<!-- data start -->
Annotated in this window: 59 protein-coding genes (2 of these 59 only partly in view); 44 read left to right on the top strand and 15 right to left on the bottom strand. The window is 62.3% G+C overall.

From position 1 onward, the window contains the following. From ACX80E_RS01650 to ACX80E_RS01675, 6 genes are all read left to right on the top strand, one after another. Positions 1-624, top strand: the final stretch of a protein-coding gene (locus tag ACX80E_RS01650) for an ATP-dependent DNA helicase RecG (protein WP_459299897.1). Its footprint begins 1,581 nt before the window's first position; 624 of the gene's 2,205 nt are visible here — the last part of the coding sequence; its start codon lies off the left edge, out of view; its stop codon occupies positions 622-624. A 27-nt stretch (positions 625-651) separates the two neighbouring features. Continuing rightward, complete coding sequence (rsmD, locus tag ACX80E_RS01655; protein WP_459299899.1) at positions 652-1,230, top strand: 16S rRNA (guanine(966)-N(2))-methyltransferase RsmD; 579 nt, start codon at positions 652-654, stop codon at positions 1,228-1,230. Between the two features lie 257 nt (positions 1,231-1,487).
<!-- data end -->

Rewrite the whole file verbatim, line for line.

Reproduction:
Annotated in this window: 59 protein-coding genes (2 of these 59 only partly in view); 44 read left to right on the top strand and 15 right to left on the bottom strand. The window is 62.3% G+C overall.

From position 1 onward, the window contains the following. From ACX80E_RS01650 to ACX80E_RS01675, 6 genes are all read left to right on the top strand, one after another. Positions 1-624, top strand: the final stretch of a protein-coding gene (locus tag ACX80E_RS01650) for an ATP-dependent DNA helicase RecG (protein WP_459299897.1). Its footprint begins 1,581 nt before the window's first position; 624 of the gene's 2,205 nt are visible here — the last part of the coding sequence; its start codon lies off the left edge, out of view; its stop codon occupies positions 622-624. A 27-nt stretch (positions 625-651) separates the two neighbouring features. Continuing rightward, complete coding sequence (rsmD, locus tag ACX80E_RS01655; protein WP_459299899.1) at positions 652-1,230, top strand: 16S rRNA (guanine(966)-N(2))-methyltransferase RsmD; 579 nt, start codon at positions 652-654, stop codon at positions 1,228-1,230. Between the two features lie 257 nt (positions 1,231-1,487).